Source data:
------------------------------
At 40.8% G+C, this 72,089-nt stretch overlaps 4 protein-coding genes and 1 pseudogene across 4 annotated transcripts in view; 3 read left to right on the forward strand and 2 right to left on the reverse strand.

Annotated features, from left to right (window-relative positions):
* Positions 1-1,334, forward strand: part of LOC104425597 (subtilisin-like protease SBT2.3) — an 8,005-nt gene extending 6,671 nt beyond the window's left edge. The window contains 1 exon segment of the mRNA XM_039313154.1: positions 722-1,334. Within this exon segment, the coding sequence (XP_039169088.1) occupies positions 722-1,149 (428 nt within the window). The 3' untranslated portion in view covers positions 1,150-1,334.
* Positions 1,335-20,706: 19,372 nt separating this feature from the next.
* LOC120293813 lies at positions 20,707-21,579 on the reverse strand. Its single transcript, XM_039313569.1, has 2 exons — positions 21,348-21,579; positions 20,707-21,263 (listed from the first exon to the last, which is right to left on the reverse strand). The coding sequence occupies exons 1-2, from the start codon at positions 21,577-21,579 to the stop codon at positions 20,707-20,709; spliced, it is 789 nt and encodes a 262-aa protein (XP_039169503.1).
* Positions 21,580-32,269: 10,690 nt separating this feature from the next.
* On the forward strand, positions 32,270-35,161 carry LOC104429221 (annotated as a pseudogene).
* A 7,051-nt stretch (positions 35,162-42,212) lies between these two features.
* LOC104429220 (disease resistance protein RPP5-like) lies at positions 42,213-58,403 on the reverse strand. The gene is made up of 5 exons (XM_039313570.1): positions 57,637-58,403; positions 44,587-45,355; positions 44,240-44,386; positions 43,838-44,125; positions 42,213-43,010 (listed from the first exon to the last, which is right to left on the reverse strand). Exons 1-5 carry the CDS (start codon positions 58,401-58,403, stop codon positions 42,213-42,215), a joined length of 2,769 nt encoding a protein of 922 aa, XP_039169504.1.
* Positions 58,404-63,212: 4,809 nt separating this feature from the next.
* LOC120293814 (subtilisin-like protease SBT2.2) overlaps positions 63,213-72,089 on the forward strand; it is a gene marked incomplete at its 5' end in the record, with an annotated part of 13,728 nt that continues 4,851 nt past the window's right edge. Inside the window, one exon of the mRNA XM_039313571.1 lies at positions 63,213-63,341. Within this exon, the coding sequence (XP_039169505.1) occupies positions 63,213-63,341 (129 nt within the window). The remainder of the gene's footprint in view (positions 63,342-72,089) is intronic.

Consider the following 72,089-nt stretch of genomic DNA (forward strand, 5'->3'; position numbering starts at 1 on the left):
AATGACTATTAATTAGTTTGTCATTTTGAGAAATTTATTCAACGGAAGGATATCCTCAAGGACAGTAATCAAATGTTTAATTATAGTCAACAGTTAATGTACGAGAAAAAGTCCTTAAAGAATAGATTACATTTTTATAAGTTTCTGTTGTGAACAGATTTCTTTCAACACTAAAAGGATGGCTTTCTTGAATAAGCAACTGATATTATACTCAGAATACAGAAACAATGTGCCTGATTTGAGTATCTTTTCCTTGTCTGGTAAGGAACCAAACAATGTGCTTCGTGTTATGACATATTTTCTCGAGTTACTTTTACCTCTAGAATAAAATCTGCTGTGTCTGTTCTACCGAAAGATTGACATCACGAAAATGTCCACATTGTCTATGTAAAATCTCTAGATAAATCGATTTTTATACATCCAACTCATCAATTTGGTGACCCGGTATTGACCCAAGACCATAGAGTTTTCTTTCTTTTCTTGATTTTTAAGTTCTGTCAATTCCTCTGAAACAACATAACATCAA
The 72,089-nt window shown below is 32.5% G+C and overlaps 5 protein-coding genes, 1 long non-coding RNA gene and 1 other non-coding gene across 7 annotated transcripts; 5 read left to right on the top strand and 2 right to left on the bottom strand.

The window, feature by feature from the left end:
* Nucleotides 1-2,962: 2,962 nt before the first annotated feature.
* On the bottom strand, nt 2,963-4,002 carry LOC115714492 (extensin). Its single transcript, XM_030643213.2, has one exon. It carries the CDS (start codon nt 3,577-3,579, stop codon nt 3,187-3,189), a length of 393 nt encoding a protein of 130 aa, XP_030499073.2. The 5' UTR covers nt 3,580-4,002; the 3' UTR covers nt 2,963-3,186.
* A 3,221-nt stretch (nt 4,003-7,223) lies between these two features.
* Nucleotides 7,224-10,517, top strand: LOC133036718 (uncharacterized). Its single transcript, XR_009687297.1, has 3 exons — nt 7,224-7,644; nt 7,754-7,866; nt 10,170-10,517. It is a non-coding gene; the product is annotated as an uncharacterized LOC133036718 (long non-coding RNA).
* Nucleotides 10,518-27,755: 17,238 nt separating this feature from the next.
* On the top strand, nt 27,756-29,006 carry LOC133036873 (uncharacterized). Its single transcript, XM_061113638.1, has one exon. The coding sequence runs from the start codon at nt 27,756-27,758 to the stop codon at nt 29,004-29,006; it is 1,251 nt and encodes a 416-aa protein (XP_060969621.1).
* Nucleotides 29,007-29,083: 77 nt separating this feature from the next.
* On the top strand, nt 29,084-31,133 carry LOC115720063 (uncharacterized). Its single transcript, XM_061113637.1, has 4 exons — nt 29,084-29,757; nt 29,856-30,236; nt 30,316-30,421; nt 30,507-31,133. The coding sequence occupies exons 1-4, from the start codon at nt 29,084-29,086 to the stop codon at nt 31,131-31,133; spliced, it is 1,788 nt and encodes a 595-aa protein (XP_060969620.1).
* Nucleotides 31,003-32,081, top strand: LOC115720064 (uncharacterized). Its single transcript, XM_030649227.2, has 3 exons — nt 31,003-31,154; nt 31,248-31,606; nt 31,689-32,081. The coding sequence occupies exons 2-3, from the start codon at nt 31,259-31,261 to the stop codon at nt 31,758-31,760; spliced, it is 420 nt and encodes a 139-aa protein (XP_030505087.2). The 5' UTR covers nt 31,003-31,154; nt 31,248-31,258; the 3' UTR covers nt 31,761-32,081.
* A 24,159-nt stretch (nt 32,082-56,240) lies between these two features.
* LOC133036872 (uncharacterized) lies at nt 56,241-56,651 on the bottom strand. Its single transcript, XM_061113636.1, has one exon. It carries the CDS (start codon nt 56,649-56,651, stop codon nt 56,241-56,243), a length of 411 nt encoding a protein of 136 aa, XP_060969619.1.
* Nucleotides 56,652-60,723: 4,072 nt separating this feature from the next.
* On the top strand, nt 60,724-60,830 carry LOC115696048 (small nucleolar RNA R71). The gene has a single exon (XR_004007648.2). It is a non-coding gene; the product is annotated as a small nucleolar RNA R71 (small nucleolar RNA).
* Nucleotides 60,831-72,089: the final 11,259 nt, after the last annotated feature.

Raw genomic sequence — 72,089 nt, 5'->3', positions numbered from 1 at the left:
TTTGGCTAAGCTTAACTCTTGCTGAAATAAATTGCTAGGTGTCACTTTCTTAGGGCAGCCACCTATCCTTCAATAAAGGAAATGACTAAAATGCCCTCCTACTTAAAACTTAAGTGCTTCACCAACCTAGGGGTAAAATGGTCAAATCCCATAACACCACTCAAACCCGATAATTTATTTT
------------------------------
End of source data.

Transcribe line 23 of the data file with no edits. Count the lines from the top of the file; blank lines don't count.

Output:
* On the top strand, nt 29,084-31,133 carry LOC115720063 (uncharacterized). Its single transcript, XM_061113637.1, has 4 exons — nt 29,084-29,757; nt 29,856-30,236; nt 30,316-30,421; nt 30,507-31,133. The coding sequence occupies exons 1-4, from the start codon at nt 29,084-29,086 to the stop codon at nt 31,131-31,133; spliced, it is 1,788 nt and encodes a 595-aa protein (XP_060969620.1).